Everyone’s heard at least one horror story about renting in New York City. And for a lot of people, the nightmare tales are second-hand news, but as the city’s slimy real estate market reaches Ghostbusters 2 levels, you face a greater chance of getting slimed yourself. Silent Barn hosted a housing law forum on Dec. 8 to arm residents in this ghoulish housing market.
The event was moderated by attorney Genan Zilkha, who brought together five lawyers versed in housing law and tenants’ rights.
Rent stabilized apartments all over Bushwick
Discussion opened with a brief explanation of rent regulation and rent-stabilized apartments.
In a stabilized apartment, landlords may increase rent by a set percentage every year—as determined by the city’s Rent Guidelines Board—according to Sarah Robinson, a Bushwick resident and attorney working for the Ridgewood Bushwick Senior Citizens Council.
Currently, anyone entering a one-year lease renewal before September 2014 faces, at most, a 4 percent hike, according to the city. For those entering a two-year lease, the cap is 7.75 percent. (Prior to that, and to Jimmy McMillan’s mustachioed chagrin, it was 2 and 4 percent)
Once a stabilized unit’s legal rent hits $2,500, however, the building is off rent stabilization and can be rented at market rate, explained Katie Brennan of the Legal Aid Society.
Landlords cannot raise your rent mid-lease or during month-to-month arrangements, but, they can jack it up 20 percent if a unit becomes vacant (i.e. the lease ends and you move out) or if they make substantial renovations.
While Bushwick has a large stock of stabilized units, the number has been decreasing dramatically over the last decade, partially due to high tenant turnover and renovations.
How to find out if your apartment is rent stabilized
So how do you know if you live in a rent-stabilized apartment? Ultimately, you have to check with the city, but there are some indicators. Typically, a rent-stabilized building has six or more units, was built before 1974 and has not been gut renovated, Robinson said.
She explained it’s important to find out whether your apartment is rent stabilized. Some landlords overcharge hoping no one’s paying attention.
“This is rampant in Bushwick,” Robinson said.
If you want to know whether your apartment is rent-stabilized, you can contact the Division of Housing and Community Renewal (DHCR) at [email protected] and ask for your apartment’s rent history. They’ll need your address and a name on the lease. If the rents spike anywhere, or there are years missing, it might mean something fishy.
If you suspect your landlord has been bilking you, the DHCR can investigate. If it finds that you were overcharged, the landlord could get a fine and you could get a rent abatement, said landlord-tenant attorney David Kaminsky.
Even if you don’t live in a rent stabilized unit, you can bargain with your landlord over rent increases, though you might have to go to court over it.
“Rent is not unilateral,” Kaminsky said.
When it comes to negotiating with your landlord, there’s power in numbers.
Tenants have a right to form a tenants’ association to collectively bargain with building management, according to attorney David Frazer, who specializes in loft law. Buildings must have at least three units to organize, he added.
“I encourage all lofts to form tenants’ associations,” he said.
Frazer advised getting as many residents on board as possible to maximize power and minimize legal costs.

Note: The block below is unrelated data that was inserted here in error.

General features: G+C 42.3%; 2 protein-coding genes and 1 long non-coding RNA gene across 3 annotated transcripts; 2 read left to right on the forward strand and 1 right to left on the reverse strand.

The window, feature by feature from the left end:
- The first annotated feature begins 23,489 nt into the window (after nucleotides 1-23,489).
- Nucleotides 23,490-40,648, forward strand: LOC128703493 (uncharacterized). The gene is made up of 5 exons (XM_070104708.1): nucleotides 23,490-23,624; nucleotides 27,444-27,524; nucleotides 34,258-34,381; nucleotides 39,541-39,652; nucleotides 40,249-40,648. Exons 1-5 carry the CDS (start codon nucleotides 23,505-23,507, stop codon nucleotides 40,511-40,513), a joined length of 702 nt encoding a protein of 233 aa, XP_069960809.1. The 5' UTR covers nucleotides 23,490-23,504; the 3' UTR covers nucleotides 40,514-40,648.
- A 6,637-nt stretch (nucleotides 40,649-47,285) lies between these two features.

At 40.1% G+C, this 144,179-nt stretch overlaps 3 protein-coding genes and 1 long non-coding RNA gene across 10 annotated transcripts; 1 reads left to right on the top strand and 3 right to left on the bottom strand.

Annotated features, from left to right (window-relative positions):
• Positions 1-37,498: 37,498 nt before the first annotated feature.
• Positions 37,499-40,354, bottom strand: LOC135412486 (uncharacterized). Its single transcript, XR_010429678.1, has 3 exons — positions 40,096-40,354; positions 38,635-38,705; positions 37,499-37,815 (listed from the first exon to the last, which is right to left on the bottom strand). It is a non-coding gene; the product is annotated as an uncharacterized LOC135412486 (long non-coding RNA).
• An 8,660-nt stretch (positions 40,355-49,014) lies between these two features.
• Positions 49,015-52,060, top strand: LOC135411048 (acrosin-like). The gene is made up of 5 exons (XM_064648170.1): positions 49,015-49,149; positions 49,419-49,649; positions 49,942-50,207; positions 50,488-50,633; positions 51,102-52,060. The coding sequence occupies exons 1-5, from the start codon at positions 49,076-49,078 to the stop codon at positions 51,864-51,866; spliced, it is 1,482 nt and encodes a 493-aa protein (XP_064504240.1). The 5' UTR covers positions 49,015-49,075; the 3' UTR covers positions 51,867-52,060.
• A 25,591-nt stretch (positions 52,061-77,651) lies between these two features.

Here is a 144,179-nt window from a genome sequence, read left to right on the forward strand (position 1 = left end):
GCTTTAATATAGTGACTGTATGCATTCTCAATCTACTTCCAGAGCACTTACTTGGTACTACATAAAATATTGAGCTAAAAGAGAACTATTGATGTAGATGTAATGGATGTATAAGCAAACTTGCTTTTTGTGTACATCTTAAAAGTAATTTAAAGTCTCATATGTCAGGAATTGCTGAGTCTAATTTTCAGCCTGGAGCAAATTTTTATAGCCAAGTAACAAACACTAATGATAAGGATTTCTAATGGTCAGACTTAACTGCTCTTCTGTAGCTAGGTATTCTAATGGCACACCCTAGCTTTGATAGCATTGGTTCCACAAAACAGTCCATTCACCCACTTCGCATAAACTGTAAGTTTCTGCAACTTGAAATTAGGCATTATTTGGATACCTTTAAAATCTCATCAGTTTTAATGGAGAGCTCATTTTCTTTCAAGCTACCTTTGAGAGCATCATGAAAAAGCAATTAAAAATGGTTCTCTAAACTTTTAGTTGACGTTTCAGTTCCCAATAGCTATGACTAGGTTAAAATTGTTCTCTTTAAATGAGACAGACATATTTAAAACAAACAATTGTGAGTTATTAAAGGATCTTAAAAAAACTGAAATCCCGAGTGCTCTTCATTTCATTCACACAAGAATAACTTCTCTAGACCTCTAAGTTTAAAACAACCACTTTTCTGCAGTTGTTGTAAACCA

Sunday’s conversation also turned to eviction.
If a lease ends with no renewal, the landlord generally has the right to give you the boot, the attorneys said. But if your landlord accepts payment for a period after the lease has expired, it turns into a month-to-month arrangement, and the landlord has to serve a 30-day eviction notice through a licensed process server before kicking you out, Frazer said.
You should only pay month to month after a lease, though. If you pay month to month and never had a lease, request one through the DHCR.
Get everything in writing!
The lawyers stressed getting everything in writing—leases, sub-lets, agreements between roommates—everything. You’ll have an easier time in housing court if you have strong documentation.
“Document everything,” said Danielle M. Wanglien, a lawyer with Norris McLaughlin & Marcus.
Who pays for the apartment upkeep?
A common question during the forum was who has to pay for apartment upkeep.
Landlords are responsible for the condition of things like paint, windows and outlets—tenants are liable for damage, but not everyday wear and tear, Kaminsky said. Landlords must handle infestations including bed bugs and roaches, Frazer added.
Are there really Blacklists?
The attorneys said housing court can be dicey because the city’s Office of Court Administration sells information about proceedings to private companies, some of which compile the info into so-called “tenant blacklists.”
“It’s actually a source of revenue for the court system,” Frazer said.
If you do find yourself on one, it doesn’t mean you’ll be out on the street. Typically, only big real estate brokers use the lists, and workarounds a like larger security deposits can assuage wary landlords, he said.
The panel recommended asking for a stipulation from the court that outlines the reason for the proceeding and it’s outcome so future landlords can verify your side of the story.
If you missed the forum, there may be more on the way. Zilkha said she is already planning additional events. Check our calendar for upcoming dates.
Silent Barn is in the midst of a winter fundraising campaign to finish building renovations and to improve infrastructure, according to their fundraising team. For more information, go to silentbarn.org/donate.